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Secondly, the Leafs are a run-and-gun team who do not play a very physically aggressive game.  The Leafs might be last in times on the power-play, but they also take the least penalties in the NHL.

So the Leafs aren’t playing very physically, their opponents are trying to avoid penalties, and it has the effect of making penalties in a Leafs game a pretty rare thing.

Furthermore, it’s working out for the Leafs in the sense that they are second in the NHL in 5v5 scoring, both in raw numbers and as a per game rate.  They also have the best goals-for percentage at 5v5 in the NHL.

While their shot rates and possession numbers are not the best, if the Leafs continue on as they have been then they are the best 5v5 team in the NHL.

Given their star power, and the fact that they are probably getting a boost because teams are afraid of taking  a penalty against them, I think they may be able to at least come close to maintaining this.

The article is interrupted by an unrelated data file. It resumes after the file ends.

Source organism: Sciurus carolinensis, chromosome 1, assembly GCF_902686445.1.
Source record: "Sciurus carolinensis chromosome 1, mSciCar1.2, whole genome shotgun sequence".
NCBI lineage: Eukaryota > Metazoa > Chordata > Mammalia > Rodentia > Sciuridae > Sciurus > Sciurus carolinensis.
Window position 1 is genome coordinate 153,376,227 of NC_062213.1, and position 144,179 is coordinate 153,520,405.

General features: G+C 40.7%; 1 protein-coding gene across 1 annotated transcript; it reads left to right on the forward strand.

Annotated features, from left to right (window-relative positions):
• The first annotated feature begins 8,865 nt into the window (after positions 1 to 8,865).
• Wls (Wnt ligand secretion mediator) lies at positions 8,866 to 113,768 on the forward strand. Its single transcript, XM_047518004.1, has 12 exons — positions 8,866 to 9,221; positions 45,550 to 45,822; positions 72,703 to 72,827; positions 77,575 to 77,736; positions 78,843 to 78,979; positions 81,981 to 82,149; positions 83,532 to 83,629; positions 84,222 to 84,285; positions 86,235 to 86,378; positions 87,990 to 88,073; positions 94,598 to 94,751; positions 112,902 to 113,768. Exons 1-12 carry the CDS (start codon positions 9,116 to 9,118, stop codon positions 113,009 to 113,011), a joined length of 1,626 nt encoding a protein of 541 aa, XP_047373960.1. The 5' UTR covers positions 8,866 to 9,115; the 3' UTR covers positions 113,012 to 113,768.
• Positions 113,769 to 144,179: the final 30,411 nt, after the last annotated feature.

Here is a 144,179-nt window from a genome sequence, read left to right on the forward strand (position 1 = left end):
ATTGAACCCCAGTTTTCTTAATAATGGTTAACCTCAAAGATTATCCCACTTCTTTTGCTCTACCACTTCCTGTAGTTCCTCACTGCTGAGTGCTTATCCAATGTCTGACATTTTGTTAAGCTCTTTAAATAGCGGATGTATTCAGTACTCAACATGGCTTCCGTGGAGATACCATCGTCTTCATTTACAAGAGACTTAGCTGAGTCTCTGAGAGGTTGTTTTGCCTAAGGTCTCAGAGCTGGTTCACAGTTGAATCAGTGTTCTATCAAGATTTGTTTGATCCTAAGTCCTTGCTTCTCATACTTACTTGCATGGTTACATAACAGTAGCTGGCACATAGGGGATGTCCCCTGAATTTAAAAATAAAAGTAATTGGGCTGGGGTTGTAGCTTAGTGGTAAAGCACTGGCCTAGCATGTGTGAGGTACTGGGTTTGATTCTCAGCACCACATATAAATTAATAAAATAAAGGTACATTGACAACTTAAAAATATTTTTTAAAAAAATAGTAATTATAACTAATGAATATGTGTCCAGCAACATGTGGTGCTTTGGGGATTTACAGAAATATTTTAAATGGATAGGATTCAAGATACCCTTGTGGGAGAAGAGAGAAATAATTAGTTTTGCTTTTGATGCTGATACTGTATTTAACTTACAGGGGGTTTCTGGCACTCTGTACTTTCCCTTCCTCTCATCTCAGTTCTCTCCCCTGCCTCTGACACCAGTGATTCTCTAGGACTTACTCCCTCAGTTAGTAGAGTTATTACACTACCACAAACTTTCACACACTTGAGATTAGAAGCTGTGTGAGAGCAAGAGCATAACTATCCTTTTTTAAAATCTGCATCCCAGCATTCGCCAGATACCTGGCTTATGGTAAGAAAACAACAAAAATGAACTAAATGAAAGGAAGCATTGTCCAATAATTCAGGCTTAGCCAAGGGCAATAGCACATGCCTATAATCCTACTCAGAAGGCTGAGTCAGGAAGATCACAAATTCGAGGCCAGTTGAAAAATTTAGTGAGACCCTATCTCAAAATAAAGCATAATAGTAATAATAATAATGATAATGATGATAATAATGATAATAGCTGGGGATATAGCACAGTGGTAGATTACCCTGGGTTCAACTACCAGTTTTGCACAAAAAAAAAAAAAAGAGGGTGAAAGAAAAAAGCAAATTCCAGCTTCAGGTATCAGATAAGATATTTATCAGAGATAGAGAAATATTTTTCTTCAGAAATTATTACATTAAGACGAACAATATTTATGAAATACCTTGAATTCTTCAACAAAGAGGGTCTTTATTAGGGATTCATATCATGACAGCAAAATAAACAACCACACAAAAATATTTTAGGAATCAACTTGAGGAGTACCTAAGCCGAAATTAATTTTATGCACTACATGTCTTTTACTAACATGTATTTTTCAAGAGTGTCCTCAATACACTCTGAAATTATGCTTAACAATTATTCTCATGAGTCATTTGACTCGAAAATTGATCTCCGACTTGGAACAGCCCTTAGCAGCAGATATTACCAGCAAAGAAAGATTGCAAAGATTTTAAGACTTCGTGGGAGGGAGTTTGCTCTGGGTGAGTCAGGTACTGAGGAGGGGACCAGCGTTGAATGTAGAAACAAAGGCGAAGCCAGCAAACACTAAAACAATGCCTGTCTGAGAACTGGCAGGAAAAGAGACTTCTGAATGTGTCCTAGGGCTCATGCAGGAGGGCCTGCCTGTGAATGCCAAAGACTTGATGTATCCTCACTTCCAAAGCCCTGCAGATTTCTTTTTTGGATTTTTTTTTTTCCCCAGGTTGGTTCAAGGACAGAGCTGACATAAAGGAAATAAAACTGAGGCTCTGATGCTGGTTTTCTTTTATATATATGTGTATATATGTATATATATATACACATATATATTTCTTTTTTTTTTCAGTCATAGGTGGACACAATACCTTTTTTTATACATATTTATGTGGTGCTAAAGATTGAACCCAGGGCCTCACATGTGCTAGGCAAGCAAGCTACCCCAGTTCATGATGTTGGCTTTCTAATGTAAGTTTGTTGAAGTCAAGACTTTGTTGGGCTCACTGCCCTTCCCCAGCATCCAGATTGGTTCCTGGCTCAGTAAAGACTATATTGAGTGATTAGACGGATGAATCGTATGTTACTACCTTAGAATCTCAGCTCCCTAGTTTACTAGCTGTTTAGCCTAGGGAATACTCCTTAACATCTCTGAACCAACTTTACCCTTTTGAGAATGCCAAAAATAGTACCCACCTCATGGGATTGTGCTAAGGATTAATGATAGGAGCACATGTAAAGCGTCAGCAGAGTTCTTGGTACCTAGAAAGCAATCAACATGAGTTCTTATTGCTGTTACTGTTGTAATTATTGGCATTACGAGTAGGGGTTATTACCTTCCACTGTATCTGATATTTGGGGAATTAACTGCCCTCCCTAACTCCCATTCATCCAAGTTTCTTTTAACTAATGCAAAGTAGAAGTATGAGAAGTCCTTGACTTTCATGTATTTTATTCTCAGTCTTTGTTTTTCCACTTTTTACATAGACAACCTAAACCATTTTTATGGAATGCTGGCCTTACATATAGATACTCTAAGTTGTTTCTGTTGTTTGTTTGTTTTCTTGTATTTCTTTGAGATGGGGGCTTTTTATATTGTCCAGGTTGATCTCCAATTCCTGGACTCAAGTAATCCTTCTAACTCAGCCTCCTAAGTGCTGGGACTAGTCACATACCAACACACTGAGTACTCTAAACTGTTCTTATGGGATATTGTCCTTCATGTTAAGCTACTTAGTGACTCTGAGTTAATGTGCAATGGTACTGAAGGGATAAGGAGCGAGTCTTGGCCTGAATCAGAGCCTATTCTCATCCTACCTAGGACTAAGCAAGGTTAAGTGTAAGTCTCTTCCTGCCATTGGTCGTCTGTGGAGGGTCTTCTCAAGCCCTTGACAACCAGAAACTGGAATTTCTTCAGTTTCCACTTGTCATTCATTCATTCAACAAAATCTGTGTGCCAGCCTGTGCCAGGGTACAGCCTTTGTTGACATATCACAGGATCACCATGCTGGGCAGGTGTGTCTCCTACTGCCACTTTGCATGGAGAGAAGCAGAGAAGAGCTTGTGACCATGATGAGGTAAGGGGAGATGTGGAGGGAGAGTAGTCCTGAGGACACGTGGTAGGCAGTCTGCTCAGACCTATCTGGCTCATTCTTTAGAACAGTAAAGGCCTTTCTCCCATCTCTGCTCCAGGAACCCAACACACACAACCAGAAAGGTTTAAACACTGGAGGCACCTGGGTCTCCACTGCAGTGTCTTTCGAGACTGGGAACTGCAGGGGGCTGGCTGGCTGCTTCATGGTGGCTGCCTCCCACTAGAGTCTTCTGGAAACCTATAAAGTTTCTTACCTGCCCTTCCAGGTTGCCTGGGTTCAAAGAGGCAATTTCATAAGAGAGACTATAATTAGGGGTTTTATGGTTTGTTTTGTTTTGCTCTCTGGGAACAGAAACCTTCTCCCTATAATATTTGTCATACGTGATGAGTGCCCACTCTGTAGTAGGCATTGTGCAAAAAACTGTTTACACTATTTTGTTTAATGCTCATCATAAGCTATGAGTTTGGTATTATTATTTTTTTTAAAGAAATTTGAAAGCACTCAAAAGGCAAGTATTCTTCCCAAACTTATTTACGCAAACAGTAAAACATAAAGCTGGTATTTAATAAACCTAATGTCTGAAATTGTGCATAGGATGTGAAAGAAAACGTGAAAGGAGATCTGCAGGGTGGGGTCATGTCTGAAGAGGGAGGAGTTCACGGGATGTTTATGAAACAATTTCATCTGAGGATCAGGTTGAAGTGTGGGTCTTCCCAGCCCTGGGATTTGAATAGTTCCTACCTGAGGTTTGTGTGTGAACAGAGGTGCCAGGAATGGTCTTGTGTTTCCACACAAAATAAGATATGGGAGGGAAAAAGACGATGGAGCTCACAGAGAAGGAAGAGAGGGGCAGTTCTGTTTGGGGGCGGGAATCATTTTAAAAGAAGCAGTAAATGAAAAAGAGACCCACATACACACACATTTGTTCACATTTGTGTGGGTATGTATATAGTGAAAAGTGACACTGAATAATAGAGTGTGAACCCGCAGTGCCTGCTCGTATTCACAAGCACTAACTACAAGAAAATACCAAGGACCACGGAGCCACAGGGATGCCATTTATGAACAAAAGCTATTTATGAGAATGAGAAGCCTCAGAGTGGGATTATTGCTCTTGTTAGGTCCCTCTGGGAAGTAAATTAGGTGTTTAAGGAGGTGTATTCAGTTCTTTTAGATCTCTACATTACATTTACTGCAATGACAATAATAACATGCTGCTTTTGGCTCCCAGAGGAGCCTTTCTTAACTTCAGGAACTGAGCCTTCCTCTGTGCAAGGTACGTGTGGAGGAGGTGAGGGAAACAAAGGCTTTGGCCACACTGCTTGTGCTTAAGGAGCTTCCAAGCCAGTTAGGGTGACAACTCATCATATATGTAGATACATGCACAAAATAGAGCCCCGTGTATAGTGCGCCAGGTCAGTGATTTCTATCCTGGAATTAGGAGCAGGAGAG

Now back to the Power-Play

Toronto Maple Leafs Power Play

The Leafs haven’t scored a power-play goal since December 28th vs Columbus. That is four straight games where the power-play didn’t score.  If you remember that back in December, they also had a period where they went something like 1 for 30 on the PP.

So basically, they aren’t scoring.

And, to remedy that, Mike Babcock has changed up the lines.  He has put Kapanen in Matthews spot and put Matthews on the second unit, to try to get more balance.

On the surface, this makes sense, because if something isn’t working, you might as well try and fix it.  Also, with Matthews off the first unit, you don’t have the problem of tiring out all three lines  at once.  Finally, since the Leafs distribute ice time on the PP fairly evenly, they might as well go with balance.

But I think that’s where they go wrong.

They shouldn’t be trying to balance anything.  They should stack the first unit with Matthews, Tavares, Marner, Rielly and Nylander (or Johnsson) instead of Kadri, and then play that for nearly the full two minutes.

If Kadri isn’t on the first PP, they can be the first line on the ice afterwards, eliminating one of their problems. (i.e that with 3 x centres on the PP, they have to get them off the ice after one minute).